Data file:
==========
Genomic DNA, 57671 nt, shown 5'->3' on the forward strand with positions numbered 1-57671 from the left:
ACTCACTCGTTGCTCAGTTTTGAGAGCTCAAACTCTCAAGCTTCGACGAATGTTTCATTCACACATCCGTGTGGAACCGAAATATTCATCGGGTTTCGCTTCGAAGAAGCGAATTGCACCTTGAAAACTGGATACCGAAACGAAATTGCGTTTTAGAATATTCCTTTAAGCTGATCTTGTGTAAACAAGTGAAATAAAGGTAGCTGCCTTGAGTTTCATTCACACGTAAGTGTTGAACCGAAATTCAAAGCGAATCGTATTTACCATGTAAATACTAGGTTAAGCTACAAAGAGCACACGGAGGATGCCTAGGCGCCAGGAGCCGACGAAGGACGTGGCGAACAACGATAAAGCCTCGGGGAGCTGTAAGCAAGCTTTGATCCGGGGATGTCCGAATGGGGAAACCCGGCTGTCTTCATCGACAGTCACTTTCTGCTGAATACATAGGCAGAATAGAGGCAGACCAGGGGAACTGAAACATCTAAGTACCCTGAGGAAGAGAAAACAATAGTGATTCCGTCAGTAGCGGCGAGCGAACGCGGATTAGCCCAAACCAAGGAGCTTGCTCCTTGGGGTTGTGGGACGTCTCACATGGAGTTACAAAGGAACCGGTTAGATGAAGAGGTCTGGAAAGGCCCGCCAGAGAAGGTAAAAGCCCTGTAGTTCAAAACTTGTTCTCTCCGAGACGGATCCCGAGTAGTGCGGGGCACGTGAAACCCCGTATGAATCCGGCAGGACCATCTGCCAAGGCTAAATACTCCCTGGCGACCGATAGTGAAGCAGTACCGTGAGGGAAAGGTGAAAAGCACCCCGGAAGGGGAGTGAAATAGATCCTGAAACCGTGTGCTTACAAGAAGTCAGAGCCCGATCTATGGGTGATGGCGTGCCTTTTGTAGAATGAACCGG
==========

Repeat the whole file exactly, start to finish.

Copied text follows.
Genomic DNA, 57671 nt, shown 5'->3' on the forward strand with positions numbered 1-57671 from the left:
ACTCACTCGTTGCTCAGTTTTGAGAGCTCAAACTCTCAAGCTTCGACGAATGTTTCATTCACACATCCGTGTGGAACCGAAATATTCATCGGGTTTCGCTTCGAAGAAGCGAATTGCACCTTGAAAACTGGATACCGAAACGAAATTGCGTTTTAGAATATTCCTTTAAGCTGATCTTGTGTAAACAAGTGAAATAAAGGTAGCTGCCTTGAGTTTCATTCACACGTAAGTGTTGAACCGAAATTCAAAGCGAATCGTATTTACCATGTAAATACTAGGTTAAGCTACAAAGAGCACACGGAGGATGCCTAGGCGCCAGGAGCCGACGAAGGACGTGGCGAACAACGATAAAGCCTCGGGGAGCTGTAAGCAAGCTTTGATCCGGGGATGTCCGAATGGGGAAACCCGGCTGTCTTCATCGACAGTCACTTTCTGCTGAATACATAGGCAGAATAGAGGCAGACCAGGGGAACTGAAACATCTAAGTACCCTGAGGAAGAGAAAACAATAGTGATTCCGTCAGTAGCGGCGAGCGAACGCGGATTAGCCCAAACCAAGGAGCTTGCTCCTTGGGGTTGTGGGACGTCTCACATGGAGTTACAAAGGAACCGGTTAGATGAAGAGGTCTGGAAAGGCCCGCCAGAGAAGGTAAAAGCCCTGTAGTTCAAAACTTGTTCTCTCCGAGACGGATCCCGAGTAGTGCGGGGCACGTGAAACCCCGTATGAATCCGGCAGGACCATCTGCCAAGGCTAAATACTCCCTGGCGACCGATAGTGAAGCAGTACCGTGAGGGAAAGGTGAAAAGCACCCCGGAAGGGGAGTGAAATAGATCCTGAAACCGTGTGCTTACAAGAAGTCAGAGCCCGATCTATGGGTGATGGCGTGCCTTTTGTAGAATGAACCGG